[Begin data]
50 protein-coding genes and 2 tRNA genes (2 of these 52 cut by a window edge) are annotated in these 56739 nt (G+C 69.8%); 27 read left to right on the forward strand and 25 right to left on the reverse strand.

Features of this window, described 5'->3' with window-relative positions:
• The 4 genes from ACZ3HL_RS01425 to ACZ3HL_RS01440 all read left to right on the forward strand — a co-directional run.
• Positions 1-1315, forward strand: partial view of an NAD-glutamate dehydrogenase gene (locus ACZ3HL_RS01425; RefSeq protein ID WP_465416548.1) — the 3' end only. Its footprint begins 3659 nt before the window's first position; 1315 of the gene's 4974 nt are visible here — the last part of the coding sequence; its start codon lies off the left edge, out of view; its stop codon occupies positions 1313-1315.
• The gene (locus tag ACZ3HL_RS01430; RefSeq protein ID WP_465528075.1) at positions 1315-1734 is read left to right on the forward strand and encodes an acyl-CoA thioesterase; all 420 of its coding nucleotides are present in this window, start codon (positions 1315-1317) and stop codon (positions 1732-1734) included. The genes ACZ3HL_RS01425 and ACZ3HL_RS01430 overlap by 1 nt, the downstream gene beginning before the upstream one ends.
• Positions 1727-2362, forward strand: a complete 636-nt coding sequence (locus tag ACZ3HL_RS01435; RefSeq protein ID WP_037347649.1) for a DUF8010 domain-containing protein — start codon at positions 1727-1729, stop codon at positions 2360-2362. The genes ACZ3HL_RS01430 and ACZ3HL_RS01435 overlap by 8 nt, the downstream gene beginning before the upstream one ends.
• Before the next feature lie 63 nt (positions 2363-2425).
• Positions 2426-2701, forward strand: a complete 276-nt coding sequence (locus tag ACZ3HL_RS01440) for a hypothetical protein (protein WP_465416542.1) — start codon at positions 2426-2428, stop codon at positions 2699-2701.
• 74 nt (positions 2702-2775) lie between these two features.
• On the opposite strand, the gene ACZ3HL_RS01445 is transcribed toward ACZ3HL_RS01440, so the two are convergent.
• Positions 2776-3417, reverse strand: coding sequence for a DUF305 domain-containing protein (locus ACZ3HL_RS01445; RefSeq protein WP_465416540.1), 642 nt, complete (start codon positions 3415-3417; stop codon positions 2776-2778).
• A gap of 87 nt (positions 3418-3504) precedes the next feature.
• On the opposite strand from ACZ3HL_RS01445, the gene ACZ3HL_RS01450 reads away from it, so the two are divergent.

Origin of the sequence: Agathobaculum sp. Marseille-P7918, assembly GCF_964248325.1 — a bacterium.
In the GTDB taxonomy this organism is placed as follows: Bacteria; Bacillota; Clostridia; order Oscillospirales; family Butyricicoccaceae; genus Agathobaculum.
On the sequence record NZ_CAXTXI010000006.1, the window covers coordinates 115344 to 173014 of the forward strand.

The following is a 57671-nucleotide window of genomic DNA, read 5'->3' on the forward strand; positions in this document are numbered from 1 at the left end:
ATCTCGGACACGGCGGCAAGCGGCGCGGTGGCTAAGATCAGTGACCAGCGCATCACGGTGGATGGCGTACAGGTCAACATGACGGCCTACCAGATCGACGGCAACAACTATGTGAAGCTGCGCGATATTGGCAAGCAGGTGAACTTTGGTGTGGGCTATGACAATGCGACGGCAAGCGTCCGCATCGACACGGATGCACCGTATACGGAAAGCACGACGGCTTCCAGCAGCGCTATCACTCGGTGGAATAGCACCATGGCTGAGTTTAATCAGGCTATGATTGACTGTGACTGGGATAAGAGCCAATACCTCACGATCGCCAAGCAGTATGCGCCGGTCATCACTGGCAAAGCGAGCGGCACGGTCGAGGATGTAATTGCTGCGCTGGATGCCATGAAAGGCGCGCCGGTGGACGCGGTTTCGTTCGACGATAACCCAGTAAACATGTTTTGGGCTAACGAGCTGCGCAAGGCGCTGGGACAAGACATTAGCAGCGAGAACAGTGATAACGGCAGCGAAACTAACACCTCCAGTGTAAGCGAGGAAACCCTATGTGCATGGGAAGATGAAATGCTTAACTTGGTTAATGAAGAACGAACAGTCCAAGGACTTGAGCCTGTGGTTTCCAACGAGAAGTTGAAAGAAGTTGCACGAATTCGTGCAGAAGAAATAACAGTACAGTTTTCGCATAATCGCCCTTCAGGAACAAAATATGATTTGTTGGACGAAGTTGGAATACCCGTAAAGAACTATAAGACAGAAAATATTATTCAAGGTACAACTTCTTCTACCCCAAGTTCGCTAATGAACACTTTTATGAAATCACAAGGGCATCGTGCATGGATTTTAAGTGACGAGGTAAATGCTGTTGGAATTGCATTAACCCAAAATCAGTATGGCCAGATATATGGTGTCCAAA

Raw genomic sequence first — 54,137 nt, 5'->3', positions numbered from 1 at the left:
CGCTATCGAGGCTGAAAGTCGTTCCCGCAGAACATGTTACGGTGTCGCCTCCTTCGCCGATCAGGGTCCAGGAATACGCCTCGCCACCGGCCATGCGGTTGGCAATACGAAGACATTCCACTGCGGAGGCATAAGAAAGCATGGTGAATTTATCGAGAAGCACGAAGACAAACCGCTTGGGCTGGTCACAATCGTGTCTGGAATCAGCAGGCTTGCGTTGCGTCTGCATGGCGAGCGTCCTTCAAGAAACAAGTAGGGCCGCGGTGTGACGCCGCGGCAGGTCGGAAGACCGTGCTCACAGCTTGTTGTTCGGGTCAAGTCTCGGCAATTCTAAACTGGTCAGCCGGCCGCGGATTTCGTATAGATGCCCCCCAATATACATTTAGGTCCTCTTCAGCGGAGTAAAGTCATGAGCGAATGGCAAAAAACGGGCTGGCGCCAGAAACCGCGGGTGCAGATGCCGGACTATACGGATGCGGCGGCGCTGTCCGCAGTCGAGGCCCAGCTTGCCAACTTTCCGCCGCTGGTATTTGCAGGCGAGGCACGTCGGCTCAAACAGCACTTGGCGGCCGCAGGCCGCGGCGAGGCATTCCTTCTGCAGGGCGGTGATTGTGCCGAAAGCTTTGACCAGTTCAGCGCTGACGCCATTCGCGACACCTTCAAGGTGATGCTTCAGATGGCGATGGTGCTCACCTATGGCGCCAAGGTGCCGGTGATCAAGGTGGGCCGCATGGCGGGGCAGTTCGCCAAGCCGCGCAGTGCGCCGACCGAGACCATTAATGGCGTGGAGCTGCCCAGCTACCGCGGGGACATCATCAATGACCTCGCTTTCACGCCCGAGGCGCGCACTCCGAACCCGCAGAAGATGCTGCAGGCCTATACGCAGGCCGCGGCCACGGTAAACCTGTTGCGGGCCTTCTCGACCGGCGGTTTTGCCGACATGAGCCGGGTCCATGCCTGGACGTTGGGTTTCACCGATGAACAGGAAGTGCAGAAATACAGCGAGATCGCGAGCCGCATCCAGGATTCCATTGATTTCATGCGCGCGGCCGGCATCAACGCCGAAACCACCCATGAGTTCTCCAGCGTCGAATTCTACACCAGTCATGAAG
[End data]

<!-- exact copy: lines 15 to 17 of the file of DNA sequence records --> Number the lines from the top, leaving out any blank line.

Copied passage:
In the GTDB taxonomy this organism is placed as follows: Bacteria; Bacillota; Clostridia; order Oscillospirales; family Butyricicoccaceae; genus Agathobaculum.
On the sequence record NZ_CAXTXI010000006.1, the window covers coordinates 115344 to 173014 of the forward strand.

The following is a 57671-nucleotide window of genomic DNA, read 5'->3' on the forward strand; positions in this document are numbered from 1 at the left end: